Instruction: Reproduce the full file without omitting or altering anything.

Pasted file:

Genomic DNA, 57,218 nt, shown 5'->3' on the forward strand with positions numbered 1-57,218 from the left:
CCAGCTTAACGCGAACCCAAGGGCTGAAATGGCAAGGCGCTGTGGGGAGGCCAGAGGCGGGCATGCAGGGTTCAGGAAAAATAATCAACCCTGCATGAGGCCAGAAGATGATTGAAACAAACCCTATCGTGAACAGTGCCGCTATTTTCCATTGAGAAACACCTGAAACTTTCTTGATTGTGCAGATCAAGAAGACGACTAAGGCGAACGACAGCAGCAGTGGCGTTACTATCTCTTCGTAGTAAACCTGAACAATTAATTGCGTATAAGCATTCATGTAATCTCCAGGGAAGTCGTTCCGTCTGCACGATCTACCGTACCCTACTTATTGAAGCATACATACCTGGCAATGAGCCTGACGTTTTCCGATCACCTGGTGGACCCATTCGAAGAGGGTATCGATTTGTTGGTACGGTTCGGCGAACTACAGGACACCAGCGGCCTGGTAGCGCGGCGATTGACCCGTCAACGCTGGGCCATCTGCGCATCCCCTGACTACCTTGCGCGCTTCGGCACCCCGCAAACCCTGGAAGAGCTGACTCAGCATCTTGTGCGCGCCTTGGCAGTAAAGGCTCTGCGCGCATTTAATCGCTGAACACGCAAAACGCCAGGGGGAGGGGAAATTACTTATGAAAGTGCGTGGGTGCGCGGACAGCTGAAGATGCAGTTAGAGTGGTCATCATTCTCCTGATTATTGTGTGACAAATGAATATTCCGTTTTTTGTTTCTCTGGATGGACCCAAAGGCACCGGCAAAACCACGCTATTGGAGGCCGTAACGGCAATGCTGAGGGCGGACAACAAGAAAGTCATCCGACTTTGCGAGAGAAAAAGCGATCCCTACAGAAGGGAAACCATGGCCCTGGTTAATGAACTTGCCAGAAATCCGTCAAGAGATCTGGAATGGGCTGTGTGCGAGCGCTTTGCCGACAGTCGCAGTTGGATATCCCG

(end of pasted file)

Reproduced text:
Genomic DNA, 57,218 nt, shown 5'->3' on the forward strand with positions numbered 1-57,218 from the left:
CCAGCTTAACGCGAACCCAAGGGCTGAAATGGCAAGGCGCTGTGGGGAGGCCAGAGGCGGGCATGCAGGGTTCAGGAAAAATAATCAACCCTGCATGAGGCCAGAAGATGATTGAAACAAACCCTATCGTGAACAGTGCCGCTATTTTCCATTGAGAAACACCTGAAACTTTCTTGATTGTGCAGATCAAGAAGACGACTAAGGCGAACGACAGCAGCAGTGGCGTTACTATCTCTTCGTAGTAAACCTGAACAATTAATTGCGTATAAGCATTCATGTAATCTCCAGGGAAGTCGTTCCGTCTGCACGATCTACCGTACCCTACTTATTGAAGCATACATACCTGGCAATGAGCCTGACGTTTTCCGATCACCTGGTGGACCCATTCGAAGAGGGTATCGATTTGTTGGTACGGTTCGGCGAACTACAGGACACCAGCGGCCTGGTAGCGCGGCGATTGACCCGTCAACGCTGGGCCATCTGCGCATCCCCTGACTACCTTGCGCGCTTCGGCACCCCGCAAACCCTGGAAGAGCTGACTCAGCATCTTGTGCGCGCCTTGGCAGTAAAGGCTCTGCGCGCATTTAATCGCTGAACACGCAAAACGCCAGGGGGAGGGGAAATTACTTATGAAAGTGCGTGGGTGCGCGGACAGCTGAAGATGCAGTTAGAGTGGTCATCATTCTCCTGATTATTGTGTGACAAATGAATATTCCGTTTTTTGTTTCTCTGGATGGACCCAAAGGCACCGGCAAAACCACGCTATTGGAGGCCGTAACGGCAATGCTGAGGGCGGACAACAAGAAAGTCATCCGACTTTGCGAGAGAAAAAGCGATCCCTACAGAAGGGAAACCATGGCCCTGGTTAATGAACTTGCCAGAAATCCGTCAAGAGATCTGGAATGGGCTGTGTGCGAGCGCTTTGCCGACAGTCGCAGTTGGATATCCCG